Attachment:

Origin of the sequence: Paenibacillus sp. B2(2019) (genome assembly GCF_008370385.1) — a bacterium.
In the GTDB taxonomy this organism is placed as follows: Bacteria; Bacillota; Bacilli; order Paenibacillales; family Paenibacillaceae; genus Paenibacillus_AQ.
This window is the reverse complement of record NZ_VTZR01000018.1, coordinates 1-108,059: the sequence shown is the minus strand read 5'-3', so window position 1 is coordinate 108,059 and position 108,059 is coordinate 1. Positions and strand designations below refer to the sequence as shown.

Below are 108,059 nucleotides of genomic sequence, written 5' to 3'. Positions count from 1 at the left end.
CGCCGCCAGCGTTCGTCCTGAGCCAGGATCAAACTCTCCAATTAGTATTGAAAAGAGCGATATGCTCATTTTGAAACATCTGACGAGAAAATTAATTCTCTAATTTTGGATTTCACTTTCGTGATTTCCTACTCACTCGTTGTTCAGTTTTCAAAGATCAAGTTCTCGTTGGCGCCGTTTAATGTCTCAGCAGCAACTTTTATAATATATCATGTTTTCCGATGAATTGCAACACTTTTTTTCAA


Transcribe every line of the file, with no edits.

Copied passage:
Origin of the sequence: Paenibacillus sp. B2(2019) (genome assembly GCF_008370385.1) — a bacterium.
In the GTDB taxonomy this organism is placed as follows: Bacteria; Bacillota; Bacilli; order Paenibacillales; family Paenibacillaceae; genus Paenibacillus_AQ.
This window is the reverse complement of record NZ_VTZR01000018.1, coordinates 1-108,059: the sequence shown is the minus strand read 5'-3', so window position 1 is coordinate 108,059 and position 108,059 is coordinate 1. Positions and strand designations below refer to the sequence as shown.

Below are 108,059 nucleotides of genomic sequence, written 5' to 3'. Positions count from 1 at the left end.
CGCCGCCAGCGTTCGTCCTGAGCCAGGATCAAACTCTCCAATTAGTATTGAAAAGAGCGATATGCTCATTTTGAAACATCTGACGAGAAAATTAATTCTCTAATTTTGGATTTCACTTTCGTGATTTCCTACTCACTCGTTGTTCAGTTTTCAAAGATCAAGTTCTCGTTGGCGCCGTTTAATGTCTCAGCAGCAACTTTTATAATATATCATGTTTTCCGATGAATTGCAACACTTTTTTTCAA